Diabetes is a general term for conditions that cause the body’s blood glucose (sugar) levels to rise higher than normal. Diabetes can lead to serious problems with the heart, kidneys, circulatory system, and eyes, but these issues often can be avoided by carefully managing the disease. Many people with diabetes lead healthy and full lives, with help from their primary care physician, diabetes specialist (endocrinologists and nephrologists), and a complete diabetes care team.

Types of diabetes

  • Type 2 diabetes is the most common form of the disease. It happens when the body doesn’t properly respond to insulin, which is a hormone (chemical) produced by beta cells in the body that helps turn food into energy and controls blood sugar levels. At first, the beta cells produce extra insulin to make up for the increased insulin demand, which may be caused by obesity or other conditions. Over time, however, the body is no longer able to maintain normal blood glucose levels.

    The treatment for type 2 diabetes varies depending on age, severity, medical history, and even personal preferences, but it usually requires lifestyle changes such as increased physical activity, dietary changes, and weight loss. If lifestyle changes are not enough, oral or injected medications (including insulin) can help control blood glucose levels and prevent more serious medical problems.
  • Type 1 diabetes, previously known as juvenile diabetes, is often diagnosed in children and young adults, but it can develop at any age. Type 1 diabetes accounts for about 5% of all people with diabetes. It occurs when the body’s immune system attacks and kills the insulin-producing beta cells in the pancreas. People with type 1 diabetes must have daily insulin injections or use an insulin pump, and they must closely monitor their blood sugar levels.
  • Diabetes in pregnant women who did not have diabetes before pregnancy is called gestational diabetes, and it affects about 2-10% of pregnancies in the United States. The condition usually goes away after the baby is delivered, but it puts these women at a higher risk of developing type 2 diabetes in the future.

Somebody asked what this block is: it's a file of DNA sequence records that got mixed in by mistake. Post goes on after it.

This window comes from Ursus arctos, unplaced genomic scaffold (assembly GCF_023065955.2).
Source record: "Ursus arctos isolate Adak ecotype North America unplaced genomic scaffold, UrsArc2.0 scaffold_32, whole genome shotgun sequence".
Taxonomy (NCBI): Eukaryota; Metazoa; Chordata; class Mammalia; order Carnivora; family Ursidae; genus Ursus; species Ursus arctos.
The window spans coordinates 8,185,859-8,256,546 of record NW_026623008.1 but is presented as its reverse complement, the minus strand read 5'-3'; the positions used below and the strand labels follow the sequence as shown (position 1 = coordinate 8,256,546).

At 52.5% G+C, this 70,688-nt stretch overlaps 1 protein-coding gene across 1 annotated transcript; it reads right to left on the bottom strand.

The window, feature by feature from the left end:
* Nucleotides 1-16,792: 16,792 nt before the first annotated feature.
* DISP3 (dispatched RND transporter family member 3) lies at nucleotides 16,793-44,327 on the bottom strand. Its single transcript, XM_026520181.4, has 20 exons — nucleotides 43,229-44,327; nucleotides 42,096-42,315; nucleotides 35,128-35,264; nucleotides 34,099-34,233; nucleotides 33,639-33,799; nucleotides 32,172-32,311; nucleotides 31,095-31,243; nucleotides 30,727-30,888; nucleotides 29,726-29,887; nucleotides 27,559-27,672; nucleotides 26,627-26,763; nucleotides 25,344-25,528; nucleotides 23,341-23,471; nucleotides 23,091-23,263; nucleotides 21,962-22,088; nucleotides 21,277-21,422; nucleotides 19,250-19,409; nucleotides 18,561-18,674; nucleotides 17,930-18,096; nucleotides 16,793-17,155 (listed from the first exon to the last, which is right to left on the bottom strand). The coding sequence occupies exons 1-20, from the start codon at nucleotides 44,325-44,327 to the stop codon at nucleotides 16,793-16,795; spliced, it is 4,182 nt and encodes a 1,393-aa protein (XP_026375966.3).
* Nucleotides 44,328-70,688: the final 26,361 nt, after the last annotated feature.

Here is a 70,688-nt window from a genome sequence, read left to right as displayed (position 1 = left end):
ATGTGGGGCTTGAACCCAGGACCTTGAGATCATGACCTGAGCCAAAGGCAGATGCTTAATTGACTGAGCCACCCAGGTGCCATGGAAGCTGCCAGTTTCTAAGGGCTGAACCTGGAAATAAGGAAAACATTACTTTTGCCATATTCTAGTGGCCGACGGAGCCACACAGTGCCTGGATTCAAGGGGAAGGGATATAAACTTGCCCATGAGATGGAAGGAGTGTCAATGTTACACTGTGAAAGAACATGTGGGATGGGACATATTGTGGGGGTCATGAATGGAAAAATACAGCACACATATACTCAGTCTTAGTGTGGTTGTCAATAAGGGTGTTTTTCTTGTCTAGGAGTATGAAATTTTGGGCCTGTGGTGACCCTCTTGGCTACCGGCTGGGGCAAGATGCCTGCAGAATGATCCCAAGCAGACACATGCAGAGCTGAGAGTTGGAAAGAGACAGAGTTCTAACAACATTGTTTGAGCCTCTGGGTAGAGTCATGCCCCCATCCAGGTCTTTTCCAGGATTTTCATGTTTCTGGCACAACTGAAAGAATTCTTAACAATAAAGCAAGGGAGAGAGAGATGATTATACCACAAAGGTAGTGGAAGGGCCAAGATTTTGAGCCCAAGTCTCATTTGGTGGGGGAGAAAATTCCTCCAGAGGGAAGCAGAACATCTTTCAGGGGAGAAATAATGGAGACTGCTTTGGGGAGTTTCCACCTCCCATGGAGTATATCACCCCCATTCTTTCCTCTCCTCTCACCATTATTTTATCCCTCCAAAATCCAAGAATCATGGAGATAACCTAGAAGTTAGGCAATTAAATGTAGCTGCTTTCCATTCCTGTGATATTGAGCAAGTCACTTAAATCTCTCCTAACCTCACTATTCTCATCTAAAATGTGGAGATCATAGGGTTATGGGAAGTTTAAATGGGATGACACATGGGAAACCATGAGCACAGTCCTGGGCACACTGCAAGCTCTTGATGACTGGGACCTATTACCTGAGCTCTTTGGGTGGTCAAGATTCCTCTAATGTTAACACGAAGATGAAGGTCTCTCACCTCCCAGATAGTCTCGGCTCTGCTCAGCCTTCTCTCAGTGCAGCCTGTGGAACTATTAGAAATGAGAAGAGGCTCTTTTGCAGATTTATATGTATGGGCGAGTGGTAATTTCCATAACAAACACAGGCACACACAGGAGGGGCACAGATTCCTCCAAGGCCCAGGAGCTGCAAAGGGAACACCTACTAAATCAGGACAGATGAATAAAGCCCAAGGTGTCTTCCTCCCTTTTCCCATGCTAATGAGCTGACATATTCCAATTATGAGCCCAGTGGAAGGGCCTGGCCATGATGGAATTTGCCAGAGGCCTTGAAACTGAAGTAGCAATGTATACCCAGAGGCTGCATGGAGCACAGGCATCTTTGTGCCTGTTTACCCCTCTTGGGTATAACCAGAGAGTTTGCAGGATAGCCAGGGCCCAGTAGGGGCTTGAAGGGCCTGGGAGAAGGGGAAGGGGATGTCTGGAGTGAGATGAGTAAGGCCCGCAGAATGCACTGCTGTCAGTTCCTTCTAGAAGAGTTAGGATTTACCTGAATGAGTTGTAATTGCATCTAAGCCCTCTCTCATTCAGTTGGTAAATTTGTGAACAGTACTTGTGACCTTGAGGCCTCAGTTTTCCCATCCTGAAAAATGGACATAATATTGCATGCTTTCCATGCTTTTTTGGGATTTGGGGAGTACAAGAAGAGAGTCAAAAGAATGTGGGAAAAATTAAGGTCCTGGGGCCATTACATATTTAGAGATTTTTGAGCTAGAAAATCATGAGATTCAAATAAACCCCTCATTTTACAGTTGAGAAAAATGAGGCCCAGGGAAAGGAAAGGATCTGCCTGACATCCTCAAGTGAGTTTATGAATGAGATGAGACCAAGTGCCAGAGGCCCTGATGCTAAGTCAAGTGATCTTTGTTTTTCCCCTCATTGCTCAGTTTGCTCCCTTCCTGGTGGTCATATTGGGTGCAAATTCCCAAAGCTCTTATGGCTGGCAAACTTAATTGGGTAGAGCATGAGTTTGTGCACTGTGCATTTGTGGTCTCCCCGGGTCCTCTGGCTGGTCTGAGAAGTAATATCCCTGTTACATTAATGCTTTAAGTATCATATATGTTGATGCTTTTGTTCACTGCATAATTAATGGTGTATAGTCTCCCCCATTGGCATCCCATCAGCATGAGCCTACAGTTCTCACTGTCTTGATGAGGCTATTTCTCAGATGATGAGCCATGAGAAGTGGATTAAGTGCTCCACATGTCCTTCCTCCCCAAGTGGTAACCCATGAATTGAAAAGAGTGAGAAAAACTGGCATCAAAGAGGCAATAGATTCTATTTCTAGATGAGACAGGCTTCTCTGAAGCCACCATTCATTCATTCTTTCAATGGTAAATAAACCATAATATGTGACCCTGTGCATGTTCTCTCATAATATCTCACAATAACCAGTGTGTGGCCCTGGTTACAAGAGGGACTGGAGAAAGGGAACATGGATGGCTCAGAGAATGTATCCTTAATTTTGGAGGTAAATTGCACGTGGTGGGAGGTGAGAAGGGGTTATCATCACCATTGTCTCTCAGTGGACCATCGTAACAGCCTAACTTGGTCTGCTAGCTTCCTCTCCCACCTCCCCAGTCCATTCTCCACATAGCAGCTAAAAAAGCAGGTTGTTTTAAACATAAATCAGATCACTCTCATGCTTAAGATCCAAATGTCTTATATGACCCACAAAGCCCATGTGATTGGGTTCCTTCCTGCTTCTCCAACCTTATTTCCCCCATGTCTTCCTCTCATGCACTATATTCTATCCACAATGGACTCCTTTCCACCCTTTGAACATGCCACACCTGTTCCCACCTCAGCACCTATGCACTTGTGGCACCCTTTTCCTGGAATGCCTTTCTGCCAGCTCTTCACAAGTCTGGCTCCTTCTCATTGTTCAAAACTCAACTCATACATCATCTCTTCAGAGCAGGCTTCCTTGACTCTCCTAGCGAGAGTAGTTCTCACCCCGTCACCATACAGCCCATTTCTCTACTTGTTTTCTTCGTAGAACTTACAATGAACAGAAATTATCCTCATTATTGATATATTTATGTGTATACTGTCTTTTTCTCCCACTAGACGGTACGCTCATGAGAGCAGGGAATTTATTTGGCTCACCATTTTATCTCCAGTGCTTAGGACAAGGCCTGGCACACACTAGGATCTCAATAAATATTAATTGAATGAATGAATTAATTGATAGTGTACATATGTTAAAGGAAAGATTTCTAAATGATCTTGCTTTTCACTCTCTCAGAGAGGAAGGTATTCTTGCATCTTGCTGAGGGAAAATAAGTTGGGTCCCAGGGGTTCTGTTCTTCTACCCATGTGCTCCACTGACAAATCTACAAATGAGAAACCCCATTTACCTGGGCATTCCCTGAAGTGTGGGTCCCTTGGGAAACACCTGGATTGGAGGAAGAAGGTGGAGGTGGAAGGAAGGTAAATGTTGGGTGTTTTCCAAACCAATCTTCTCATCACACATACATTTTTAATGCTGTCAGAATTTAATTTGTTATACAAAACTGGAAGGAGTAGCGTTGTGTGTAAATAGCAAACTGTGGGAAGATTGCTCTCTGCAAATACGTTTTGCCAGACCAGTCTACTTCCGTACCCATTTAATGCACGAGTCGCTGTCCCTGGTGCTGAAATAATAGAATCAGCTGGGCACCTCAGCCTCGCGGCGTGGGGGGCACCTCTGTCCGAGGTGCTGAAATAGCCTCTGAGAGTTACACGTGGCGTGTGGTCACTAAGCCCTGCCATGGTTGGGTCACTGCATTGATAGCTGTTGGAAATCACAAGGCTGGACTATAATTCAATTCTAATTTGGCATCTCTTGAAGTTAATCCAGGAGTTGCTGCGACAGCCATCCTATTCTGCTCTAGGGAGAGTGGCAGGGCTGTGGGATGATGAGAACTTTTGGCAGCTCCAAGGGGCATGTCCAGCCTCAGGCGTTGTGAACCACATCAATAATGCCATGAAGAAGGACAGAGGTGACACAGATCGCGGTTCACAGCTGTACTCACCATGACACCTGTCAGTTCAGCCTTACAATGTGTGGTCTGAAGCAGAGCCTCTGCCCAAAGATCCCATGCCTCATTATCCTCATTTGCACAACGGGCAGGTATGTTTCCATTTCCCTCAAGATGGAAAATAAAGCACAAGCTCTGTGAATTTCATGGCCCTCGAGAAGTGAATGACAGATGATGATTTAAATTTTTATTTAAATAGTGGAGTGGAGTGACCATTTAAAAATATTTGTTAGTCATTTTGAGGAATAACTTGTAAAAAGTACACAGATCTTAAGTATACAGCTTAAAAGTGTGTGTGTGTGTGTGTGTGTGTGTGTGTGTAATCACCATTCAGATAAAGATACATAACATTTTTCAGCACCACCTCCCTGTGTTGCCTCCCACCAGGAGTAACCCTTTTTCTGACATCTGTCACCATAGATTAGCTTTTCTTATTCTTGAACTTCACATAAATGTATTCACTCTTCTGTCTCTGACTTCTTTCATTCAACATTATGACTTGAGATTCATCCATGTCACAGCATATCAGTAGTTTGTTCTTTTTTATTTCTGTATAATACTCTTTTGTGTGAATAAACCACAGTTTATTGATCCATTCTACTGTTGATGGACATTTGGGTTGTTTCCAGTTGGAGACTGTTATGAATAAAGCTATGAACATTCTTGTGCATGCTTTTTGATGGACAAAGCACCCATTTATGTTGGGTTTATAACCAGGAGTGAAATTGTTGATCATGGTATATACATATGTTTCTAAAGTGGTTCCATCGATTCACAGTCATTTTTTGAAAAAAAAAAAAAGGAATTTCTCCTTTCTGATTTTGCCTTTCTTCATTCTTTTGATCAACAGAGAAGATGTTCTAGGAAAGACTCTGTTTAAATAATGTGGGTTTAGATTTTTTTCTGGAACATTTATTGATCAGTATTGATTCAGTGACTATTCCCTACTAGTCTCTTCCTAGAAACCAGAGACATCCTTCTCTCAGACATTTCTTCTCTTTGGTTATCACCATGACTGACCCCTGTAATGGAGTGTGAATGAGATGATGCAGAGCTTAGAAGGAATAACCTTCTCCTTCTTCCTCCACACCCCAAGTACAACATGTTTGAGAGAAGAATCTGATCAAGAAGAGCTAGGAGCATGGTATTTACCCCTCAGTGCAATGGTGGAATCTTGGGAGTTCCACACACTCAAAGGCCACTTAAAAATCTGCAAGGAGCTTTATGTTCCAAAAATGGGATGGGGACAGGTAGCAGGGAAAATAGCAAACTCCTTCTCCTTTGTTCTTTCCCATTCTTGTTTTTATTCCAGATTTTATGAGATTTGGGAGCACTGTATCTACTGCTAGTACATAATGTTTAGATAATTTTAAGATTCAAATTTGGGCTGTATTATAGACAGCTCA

Signs and Symptoms

The signs and symptoms of diabetes can vary based on age, the type of diabetes, and other factors, but the most common ones include:

  • Frequent urination, often at night
  • Thirst
  • Losing weight without trying
  • Blurry vision
  • Numbness or tingling in the hands or feet
  • Fatigue (tiredness)
  • Slow-healing sores/wounds
  • Having more infections than usual

UAB Diabetes Clinics

Diabetes is not a simple disease to treat. It affects numerous organ systems throughout the body and requires a comprehensive approach and ongoing care. The UAB Diabetes Clinics – located at The Kirklin Clinic of UAB Hospital and with satellite locations in Gardendale, Leeds, and Hoover – are staffed by experts in multiple medical specialties who help patients manage their disease.

Our experienced providers can help patients reduce their number of medical appointments and avoid trips to the emergency room or hospital. We work closely with other providers in nutrition, vascular surgery, nephrology, and other specialties to provide complete diabetes care to patients throughout central Alabama. We also help patients better manage their diabetes by recommending devices such as glucose pumps and continuous glucose monitors.

At the UAB Comprehensive Diabetes Center, over 200 researchers are working to better understand the disease, discover new treatments, prevent complications, and improve the lives of people affected by diabetes. The knowledge gained from this cutting-edge research is quickly integrated into the care we provide, so patients benefit from the latest advances in treating both type 1 and type 2 diabetes.

Care Providers


Fernando Ovalle, M.D. | Comprehensive Diabetes Care at UAB
Fernando Ovalle, MD | Comprehensive Diabetes Care at UAB
Heart & Vascular | Diabetes and Your Feet
Heart & Vascular | Diabetes and Your Feet

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